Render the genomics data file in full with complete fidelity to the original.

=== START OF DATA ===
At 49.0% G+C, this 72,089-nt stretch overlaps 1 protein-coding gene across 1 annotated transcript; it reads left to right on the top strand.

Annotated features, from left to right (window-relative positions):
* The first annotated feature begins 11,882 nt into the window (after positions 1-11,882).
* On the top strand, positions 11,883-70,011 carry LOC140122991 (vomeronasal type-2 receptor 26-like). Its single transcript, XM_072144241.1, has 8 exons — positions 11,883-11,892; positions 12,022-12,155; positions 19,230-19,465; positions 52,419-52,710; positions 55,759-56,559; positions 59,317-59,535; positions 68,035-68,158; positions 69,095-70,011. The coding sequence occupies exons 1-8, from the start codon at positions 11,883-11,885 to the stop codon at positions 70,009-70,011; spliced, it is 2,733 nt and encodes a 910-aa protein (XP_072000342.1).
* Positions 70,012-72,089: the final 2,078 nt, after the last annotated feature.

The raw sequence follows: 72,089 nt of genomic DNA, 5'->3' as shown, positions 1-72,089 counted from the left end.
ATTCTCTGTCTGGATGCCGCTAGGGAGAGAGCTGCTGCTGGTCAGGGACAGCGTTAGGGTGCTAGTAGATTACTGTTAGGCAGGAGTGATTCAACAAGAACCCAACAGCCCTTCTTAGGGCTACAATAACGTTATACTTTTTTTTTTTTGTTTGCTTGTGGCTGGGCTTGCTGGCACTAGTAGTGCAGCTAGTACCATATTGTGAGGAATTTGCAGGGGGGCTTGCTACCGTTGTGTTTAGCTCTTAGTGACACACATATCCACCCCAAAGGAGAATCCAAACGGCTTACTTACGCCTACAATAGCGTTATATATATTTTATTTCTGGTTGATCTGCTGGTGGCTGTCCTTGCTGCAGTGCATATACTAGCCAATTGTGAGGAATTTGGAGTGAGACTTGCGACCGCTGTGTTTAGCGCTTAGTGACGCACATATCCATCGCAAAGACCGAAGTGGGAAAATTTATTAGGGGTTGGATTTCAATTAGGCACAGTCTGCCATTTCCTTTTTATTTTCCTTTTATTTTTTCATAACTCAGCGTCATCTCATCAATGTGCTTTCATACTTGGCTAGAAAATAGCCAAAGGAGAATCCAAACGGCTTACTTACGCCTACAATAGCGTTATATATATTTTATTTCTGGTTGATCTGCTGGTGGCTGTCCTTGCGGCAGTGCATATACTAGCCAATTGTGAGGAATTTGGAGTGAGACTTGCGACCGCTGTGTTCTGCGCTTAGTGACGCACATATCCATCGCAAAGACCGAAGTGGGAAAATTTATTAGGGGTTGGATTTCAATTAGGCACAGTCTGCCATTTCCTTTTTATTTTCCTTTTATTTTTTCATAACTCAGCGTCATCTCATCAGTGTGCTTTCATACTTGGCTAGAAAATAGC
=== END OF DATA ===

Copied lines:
At 49.0% G+C, this 72,089-nt stretch overlaps 1 protein-coding gene across 1 annotated transcript; it reads left to right on the top strand.

Annotated features, from left to right (window-relative positions):
* The first annotated feature begins 11,882 nt into the window (after positions 1-11,882).
* On the top strand, positions 11,883-70,011 carry LOC140122991 (vomeronasal type-2 receptor 26-like). Its single transcript, XM_072144241.1, has 8 exons — positions 11,883-11,892; positions 12,022-12,155; positions 19,230-19,465; positions 52,419-52,710; positions 55,759-56,559; positions 59,317-59,535; positions 68,035-68,158; positions 69,095-70,011. The coding sequence occupies exons 1-8, from the start codon at positions 11,883-11,885 to the stop codon at positions 70,009-70,011; spliced, it is 2,733 nt and encodes a 910-aa protein (XP_072000342.1).
* Positions 70,012-72,089: the final 2,078 nt, after the last annotated feature.

The raw sequence follows: 72,089 nt of genomic DNA, 5'->3' as shown, positions 1-72,089 counted from the left end.
ATTCTCTGTCTGGATGCCGCTAGGGAGAGAGCTGCTGCTGGTCAGGGACAGCGTTAGGGTGCTAGTAGATTACTGTTAGGCAGGAGTGATTCAACAAGAACCCAACAGCCCTTCTTAGGGCTACAATAACGTTATACTTTTTTTTTTTTGTTTGCTTGTGGCTGGGCTTGCTGGCACTAGTAGTGCAGCTAGTACCATATTGTGAGGAATTTGCAGGGGGGCTTGCTACCGTTGTGTTTAGCTCTTAGTGACACACATATCCACCCCAAAGGAGAATCCAAACGGCTTACTTACGCCTACAATAGCGTTATATATATTTTATTTCTGGTTGATCTGCTGGTGGCTGTCCTTGCTGCAGTGCATATACTAGCCAATTGTGAGGAATTTGGAGTGAGACTTGCGACCGCTGTGTTTAGCGCTTAGTGACGCACATATCCATCGCAAAGACCGAAGTGGGAAAATTTATTAGGGGTTGGATTTCAATTAGGCACAGTCTGCCATTTCCTTTTTATTTTCCTTTTATTTTTTCATAACTCAGCGTCATCTCATCAATGTGCTTTCATACTTGGCTAGAAAATAGCCAAAGGAGAATCCAAACGGCTTACTTACGCCTACAATAGCGTTATATATATTTTATTTCTGGTTGATCTGCTGGTGGCTGTCCTTGCGGCAGTGCATATACTAGCCAATTGTGAGGAATTTGGAGTGAGACTTGCGACCGCTGTGTTCTGCGCTTAGTGACGCACATATCCATCGCAAAGACCGAAGTGGGAAAATTTATTAGGGGTTGGATTTCAATTAGGCACAGTCTGCCATTTCCTTTTTATTTTCCTTTTATTTTTTCATAACTCAGCGTCATCTCATCAGTGTGCTTTCATACTTGGCTAGAAAATAGC